It is safe to say that most if not all these men were killed between the 23rd/24th March 1918 during the German Offensive in the area of the villages of Villers au Flos, Barastre Haplincourt and Fremicourt. One of the casualties an unknown L/Cpl Highland Light Infantry found on the remains Mons Ribbon, MM ribbon an he was a signaller. My research led me to believe he could be Cpl Thomas Houston MM bar 2nd Bn H L I who was killed on the 24/03/1918.I did my homework on this man and presented the case to the Commonwealth War Graves and it went through the 3 stages as you mentioned, and was eventually excepted and a rededication service was held for him in Bancourt British Cemetery about 4 years ago. Just to make you aware he was a Lance Corporal when he was killed but had been promoted to Corporal in the meantime, he probably didn't live to know he had been promoted.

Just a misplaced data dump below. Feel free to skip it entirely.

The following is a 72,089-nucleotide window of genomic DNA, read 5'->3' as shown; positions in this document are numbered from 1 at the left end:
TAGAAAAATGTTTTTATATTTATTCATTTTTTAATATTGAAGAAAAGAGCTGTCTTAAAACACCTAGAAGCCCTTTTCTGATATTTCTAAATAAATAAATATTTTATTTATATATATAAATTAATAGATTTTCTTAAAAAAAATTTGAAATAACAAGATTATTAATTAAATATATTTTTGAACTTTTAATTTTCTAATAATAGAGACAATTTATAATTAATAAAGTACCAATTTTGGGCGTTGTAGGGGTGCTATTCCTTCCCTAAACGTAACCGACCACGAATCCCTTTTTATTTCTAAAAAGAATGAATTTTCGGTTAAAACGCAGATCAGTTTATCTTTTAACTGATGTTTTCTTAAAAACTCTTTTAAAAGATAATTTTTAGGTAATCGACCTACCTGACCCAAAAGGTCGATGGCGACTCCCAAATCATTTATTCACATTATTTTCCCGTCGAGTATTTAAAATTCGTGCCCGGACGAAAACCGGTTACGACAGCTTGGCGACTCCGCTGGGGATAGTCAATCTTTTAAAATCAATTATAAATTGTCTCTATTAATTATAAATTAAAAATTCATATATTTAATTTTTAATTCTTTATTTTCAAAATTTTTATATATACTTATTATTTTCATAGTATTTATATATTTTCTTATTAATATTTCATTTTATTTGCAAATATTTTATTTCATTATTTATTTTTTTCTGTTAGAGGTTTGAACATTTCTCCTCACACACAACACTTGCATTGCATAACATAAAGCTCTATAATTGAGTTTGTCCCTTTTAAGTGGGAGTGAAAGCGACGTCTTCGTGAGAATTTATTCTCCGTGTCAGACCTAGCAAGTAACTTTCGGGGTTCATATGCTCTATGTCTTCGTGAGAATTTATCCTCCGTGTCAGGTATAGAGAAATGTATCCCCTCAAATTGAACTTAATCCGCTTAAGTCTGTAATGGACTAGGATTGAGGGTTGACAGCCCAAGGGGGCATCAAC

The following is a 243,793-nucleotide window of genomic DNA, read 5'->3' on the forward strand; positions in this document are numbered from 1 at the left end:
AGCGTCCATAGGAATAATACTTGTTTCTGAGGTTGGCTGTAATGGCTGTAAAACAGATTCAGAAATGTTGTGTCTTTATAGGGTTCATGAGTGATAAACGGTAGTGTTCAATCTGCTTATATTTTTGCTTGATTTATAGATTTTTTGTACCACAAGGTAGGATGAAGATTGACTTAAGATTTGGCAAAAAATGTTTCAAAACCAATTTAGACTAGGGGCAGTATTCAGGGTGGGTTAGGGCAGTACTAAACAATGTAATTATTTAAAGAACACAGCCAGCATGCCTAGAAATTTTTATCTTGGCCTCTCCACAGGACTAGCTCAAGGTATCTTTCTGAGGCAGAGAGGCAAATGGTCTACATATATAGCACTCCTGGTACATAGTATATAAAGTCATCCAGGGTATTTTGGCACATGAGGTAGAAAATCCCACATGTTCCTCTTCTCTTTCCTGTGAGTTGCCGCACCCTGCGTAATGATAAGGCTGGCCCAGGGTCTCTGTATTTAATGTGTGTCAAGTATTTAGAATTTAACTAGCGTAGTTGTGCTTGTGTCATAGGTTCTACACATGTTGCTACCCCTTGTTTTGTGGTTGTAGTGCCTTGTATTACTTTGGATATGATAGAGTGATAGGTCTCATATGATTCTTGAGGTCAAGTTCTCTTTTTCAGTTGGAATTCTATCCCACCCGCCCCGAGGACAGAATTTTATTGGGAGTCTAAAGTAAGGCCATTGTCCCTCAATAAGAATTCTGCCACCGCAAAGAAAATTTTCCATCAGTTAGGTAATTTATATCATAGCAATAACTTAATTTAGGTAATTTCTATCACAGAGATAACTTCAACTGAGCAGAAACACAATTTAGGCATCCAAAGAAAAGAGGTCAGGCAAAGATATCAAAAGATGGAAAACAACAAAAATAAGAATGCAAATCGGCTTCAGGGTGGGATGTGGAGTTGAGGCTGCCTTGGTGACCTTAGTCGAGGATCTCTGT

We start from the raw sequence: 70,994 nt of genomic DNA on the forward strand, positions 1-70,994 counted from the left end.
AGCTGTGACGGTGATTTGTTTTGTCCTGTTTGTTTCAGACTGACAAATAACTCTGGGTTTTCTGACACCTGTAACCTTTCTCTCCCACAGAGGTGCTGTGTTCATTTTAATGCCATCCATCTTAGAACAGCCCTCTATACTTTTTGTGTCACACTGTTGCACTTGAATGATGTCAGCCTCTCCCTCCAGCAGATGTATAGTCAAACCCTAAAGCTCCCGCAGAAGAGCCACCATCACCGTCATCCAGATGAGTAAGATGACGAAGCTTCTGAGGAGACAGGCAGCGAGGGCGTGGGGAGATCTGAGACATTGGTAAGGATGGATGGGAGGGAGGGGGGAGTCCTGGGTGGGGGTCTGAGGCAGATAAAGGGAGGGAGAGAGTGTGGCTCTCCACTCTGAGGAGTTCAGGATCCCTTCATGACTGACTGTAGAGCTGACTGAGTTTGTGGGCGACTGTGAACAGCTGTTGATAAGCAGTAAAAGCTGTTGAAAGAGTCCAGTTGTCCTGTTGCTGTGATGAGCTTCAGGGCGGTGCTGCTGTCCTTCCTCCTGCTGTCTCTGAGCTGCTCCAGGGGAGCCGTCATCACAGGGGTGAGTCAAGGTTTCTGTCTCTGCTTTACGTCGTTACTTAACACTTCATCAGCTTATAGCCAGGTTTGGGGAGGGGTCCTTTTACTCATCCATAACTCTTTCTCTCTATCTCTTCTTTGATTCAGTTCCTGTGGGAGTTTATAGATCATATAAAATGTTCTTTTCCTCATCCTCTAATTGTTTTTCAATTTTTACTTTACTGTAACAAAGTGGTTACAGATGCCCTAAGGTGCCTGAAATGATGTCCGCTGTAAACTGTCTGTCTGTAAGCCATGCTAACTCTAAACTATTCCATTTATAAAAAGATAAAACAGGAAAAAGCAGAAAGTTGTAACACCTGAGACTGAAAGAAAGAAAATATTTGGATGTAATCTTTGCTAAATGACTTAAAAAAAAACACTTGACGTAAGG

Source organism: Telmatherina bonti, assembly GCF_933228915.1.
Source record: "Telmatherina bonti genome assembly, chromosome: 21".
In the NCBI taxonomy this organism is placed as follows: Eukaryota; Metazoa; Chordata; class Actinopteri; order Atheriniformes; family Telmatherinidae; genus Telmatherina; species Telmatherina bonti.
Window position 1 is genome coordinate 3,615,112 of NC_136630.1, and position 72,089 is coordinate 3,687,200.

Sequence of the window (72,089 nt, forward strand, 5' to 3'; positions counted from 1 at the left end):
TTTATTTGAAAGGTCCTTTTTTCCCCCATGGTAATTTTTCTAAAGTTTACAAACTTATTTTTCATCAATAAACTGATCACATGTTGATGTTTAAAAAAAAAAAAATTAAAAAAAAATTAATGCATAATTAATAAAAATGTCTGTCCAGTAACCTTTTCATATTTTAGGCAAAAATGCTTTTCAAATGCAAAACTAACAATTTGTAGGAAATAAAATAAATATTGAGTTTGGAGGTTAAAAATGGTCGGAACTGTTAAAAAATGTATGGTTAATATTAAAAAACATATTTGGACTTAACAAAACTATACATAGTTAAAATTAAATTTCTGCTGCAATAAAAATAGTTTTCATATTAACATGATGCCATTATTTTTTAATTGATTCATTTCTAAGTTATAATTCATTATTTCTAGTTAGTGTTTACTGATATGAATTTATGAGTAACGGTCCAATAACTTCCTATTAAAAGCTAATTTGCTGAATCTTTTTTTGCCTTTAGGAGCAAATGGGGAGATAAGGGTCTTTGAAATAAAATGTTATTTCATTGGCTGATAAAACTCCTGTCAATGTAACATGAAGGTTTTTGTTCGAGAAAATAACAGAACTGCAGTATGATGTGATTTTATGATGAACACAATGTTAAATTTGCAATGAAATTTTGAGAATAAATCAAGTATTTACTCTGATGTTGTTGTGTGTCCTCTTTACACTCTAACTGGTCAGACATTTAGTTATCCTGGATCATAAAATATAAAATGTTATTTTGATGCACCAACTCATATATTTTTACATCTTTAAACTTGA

The second case I presented came from the same list. He was listed as an unknown L/Cpl 1/8th Royal Scots, when found he had one wound stripe and he was a signaller. He was buried with 2 other 1/8th Royal Scots, one was named. My research led me to believe he was L/Corporal Brunton Smith of the 8th Battalion once again killed on the 24/03/1918. I presented my evidence to the C W G C and it was nearly refused. I had previously been in contact with the family, explained who I was and what I was trying to do and what the situation was. They were over the moon at what I was trying to do, they had tried in the past but had no luck with their research on their Grandfather. In a conversation I had with the C W G C I mentioned that I had been in contact with the family, they were not very pleased and went on to say that I should not be contacting family members in case it upsets them or gives them false hope. I replied to the C W G C that if you make contact with family there is a right way to address the situation and not give them false hope, which is what I did. Good job I did